Scalability of bayesian glmm



I am currently learning stan from a book called “Bayesian Models for Astrophysical Data” and I am totally hooked. However when I ran stan on a simple linear mixed model

y_{i,j} = \beta_0 + \mathbf{x}_{i,j}^T\beta + \alpha_i + \epsilon_{i,j}

with 4500 observations and a total of 3 fixed effect and 20 random effect coefficients (+ 2 coefficients from a prior on each group of coefficients) it took quite some time (~4.7mins). I used the following mcmc config

fit = pystan.stan(model_code=stan_code, data=model_data, iter=10000, chains=3, thin=10, warmup=6000, n_jobs=3)

In one of the applications where I want to use the model I have 1.1m observations and probably at least 10k parameters (because there are 2 hierarchies with 3000 and 1000 categories each). Is this doable at all in stan?



I think it’s feasible but it might require a lot of patience (or additional computational resources). :-)

There are actually a number of things you can do to optimise the performance of your current set-up. You probably don’t need to thin the chains and you can try with iter = 1000, warmup = 600. The number of iterations you need will depend on how precise you want the estimate of your parameters (or quantities of interest to be). The precision again depends on N_eff.

There are efficient and inefficient implementations of linear mixed models. The Stan manual gives a lot of possible improvements. If you are comfortable with R, you can also try the Rstanarm or brms packages which have pretty efficient implementations.

Sometimes, you can simplify linear mixed models by summarising your data per group in your lowest level in the hierarchy. I think there are some sections in the manual on sufficient statistics.

(Weakly) informative priors can also improve the speed (and efficiency in terms of N_eff).


You have to be careful with parameterizations of these models to make them fit. There’s a lot of discussion in our manual—don’t know about in that book.

You also probably don’t need 1000 draws in 4 chains for your inferential purposes—usually these models converge and mix quickly enough you can get away with fewer warmup and sampling iterations.

As @stijn points out, there are very careful implementations that are part of rstanarm for this that condition the predictor matrices and use non-centered parameterizations for hierarchical components.


thanks Bob. So I am using rstanarm now for a linear mixed model (>700k observations, 4 fixed, 4 random effects). When I run it with the default rstan sampling parameters (i.e. chains = 4, iter = 2000, warmup = floor(iter/2)) on 3 cores, it tells me

Gradient evaluation took 0.651 seconds
1000 transitions using 10 leapfrog steps per transition would take 6510 seconds.
Adjust your expectations accordingly!

You suggested to reduce the number of draws or number of chains. Is there any heuristic/rule of thumb or is it so hardware/dataset/model specific that I just have to experiment until I get something which is acceptable?

Edit 1: When it tells me for 1000 transitions it takes x seconds, and I specified iter=500 in the stan_lmer rstanarm function, then it should take x/2 seconds to complete that chain. is that correct?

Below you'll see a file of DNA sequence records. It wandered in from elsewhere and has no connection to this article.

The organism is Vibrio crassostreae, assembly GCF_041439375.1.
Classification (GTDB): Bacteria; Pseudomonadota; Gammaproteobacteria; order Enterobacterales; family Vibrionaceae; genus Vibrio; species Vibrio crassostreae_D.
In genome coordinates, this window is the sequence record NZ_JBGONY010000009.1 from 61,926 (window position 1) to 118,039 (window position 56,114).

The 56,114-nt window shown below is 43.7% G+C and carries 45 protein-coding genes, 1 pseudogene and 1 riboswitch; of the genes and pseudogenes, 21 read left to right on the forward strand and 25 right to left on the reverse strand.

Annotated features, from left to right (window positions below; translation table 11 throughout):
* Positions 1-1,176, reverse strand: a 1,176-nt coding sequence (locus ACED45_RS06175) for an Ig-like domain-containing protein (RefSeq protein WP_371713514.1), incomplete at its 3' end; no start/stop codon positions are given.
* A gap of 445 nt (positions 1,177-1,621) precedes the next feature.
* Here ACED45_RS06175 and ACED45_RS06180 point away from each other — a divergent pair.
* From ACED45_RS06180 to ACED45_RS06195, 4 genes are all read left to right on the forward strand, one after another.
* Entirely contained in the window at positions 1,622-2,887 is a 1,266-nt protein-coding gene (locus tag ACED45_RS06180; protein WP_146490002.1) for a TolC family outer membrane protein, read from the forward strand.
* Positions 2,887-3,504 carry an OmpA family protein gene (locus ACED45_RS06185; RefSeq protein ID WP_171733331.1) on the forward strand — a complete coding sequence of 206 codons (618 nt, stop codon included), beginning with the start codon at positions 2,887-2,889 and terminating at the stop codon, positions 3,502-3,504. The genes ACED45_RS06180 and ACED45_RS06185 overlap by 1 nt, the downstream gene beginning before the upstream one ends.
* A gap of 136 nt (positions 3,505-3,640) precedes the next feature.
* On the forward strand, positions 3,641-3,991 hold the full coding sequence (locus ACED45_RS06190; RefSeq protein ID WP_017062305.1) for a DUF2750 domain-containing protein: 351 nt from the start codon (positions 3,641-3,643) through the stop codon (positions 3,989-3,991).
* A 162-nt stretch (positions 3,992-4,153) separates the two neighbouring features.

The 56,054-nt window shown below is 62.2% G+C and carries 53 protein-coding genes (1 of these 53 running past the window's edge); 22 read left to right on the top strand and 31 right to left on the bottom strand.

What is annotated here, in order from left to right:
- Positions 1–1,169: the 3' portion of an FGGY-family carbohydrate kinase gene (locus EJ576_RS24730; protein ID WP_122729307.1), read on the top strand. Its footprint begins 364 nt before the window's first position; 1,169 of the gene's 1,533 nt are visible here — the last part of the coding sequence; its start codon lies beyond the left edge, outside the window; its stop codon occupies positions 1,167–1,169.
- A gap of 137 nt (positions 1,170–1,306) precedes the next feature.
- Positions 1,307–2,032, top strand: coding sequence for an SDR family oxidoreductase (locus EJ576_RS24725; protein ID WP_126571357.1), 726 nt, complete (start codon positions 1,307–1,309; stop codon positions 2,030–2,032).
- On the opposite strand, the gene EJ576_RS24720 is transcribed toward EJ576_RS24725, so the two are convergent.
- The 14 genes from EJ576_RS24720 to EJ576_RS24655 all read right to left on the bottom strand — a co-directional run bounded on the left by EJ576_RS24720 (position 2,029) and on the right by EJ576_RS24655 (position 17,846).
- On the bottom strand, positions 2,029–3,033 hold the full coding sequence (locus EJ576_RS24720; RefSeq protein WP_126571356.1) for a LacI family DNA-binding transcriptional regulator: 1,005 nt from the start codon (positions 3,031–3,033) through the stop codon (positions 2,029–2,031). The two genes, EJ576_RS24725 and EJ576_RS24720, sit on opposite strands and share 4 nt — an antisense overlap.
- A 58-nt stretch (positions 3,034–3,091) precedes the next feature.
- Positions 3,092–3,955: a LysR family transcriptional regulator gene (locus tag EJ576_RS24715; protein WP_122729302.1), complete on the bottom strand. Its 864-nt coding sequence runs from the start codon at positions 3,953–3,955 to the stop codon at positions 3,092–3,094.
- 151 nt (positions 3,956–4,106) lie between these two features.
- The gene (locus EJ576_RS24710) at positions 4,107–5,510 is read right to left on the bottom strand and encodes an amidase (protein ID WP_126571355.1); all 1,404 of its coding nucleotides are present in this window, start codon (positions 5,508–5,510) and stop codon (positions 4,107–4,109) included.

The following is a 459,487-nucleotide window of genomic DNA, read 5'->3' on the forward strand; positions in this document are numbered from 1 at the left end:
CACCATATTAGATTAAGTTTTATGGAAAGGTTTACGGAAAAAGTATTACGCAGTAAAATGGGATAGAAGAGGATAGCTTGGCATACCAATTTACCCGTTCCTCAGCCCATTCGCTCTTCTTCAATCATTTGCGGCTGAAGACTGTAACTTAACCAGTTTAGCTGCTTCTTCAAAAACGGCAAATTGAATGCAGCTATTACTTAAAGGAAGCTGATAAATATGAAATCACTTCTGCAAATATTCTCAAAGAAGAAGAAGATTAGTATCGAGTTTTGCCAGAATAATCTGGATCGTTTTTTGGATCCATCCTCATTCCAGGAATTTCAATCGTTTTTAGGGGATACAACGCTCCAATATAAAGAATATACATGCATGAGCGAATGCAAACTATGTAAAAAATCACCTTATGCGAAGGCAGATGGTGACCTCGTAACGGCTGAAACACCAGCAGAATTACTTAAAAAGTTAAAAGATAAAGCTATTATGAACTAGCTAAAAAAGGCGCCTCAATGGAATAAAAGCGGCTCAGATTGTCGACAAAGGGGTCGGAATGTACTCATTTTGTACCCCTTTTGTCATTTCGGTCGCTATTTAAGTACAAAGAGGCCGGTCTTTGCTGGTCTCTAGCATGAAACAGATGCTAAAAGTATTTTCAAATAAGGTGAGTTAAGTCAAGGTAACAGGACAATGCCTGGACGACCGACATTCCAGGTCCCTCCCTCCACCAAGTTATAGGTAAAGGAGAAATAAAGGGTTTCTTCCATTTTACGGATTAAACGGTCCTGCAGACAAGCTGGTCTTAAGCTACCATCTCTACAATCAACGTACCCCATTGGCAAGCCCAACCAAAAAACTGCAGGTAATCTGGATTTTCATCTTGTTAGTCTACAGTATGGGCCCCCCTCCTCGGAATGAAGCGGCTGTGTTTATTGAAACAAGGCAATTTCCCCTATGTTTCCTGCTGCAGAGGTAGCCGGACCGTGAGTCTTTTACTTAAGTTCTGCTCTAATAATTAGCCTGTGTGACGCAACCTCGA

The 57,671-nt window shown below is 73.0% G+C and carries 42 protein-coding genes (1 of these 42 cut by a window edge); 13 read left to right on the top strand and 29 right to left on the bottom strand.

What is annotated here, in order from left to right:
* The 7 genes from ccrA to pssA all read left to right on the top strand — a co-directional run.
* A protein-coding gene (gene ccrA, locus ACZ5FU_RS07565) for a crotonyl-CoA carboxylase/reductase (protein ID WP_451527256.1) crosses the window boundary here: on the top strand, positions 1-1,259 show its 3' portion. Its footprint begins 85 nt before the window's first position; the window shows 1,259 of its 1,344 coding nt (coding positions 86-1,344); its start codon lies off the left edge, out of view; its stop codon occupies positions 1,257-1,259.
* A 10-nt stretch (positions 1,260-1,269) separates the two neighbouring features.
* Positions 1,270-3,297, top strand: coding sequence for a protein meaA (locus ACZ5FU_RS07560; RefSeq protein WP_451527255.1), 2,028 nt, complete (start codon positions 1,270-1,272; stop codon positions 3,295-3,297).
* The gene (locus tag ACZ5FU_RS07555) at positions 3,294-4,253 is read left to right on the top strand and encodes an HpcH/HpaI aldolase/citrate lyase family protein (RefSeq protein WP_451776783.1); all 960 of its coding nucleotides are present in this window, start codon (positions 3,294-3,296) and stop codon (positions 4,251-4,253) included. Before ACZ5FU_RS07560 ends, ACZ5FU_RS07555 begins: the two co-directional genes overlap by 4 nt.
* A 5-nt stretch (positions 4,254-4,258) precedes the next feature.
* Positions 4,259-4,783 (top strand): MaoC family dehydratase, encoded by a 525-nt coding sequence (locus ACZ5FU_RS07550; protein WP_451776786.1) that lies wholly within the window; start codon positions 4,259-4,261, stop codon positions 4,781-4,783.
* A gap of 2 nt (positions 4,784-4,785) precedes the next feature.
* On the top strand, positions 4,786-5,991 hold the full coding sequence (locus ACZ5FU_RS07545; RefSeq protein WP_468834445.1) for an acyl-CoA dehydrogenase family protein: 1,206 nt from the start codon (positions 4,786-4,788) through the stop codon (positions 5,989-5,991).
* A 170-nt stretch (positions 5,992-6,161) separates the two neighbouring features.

Edit 2: I stopped the last run and put the following parameters in stan_lmer (rstanarm function):
chains=3, cores=3, iter=500

Now it tells me

Gradient evaluation took 4.06 seconds
1000 transitions using 10 leapfrog steps per transition would take 40600 seconds.
Adjust your expectations accordingly!

which means 11 hours for 1000 iterations. I ran it for 500 iterations, 12 hours are over and it’s still running :/



Those timing hints are super misleading and I wish we’d get rid of them. It says that 1000 transitions at 10 leapfrog steps/transition. But you don’t know how many leapfrog steps you need—more as the models get more complicated.

Depends on what inferences you want to do. n_eff = 100 is usually plenty, dependin on what you’ll do.

Are you sure you’re not running out of memory?


No, I am running this on a box with 256GB memory, I would be surprised if that’s not enough.

I would be interested if/how HMC can be scaled up. At the moment, on this dataset lmer from lme4 finished the fit in less than 12 hours (havent stopped the time) but rstanarm has not completed after 48 hours


Well, there’s always approximate algorithms, ranging from very careful precise ones like INLA to rougher, black-box approaches like the ADVI built into Stan.

We’re actually working on three ways to speed up these GLM-type calculations.

  1. Running multiple cores, say on a cluster, and running with a GPU. As of CmdStan 2.18 (Rstan and PyStan coming soon), you can run multiple cores and break up the likelihood calculation. It’s nearly embarassingly parallel up to 100 cores over multiple machines with a good network. This could be a 100-fold speedup with 128 cores.

  2. Running on GPU. There’s a big matrix multiply in the middle here that can be parallelized very efficiently. This might be a 10-fold speedup.

  3. Compounds GLM functions. Adding analytic gradients to the basic GLMs can speed things up another factor of 2 or 3.

The neat thing is all of these are independent. So in a year or so when they’re all in, we should be about 1000 times faster and beefy hardware. That takes
daylong calculations down to 1.5 minutes or so.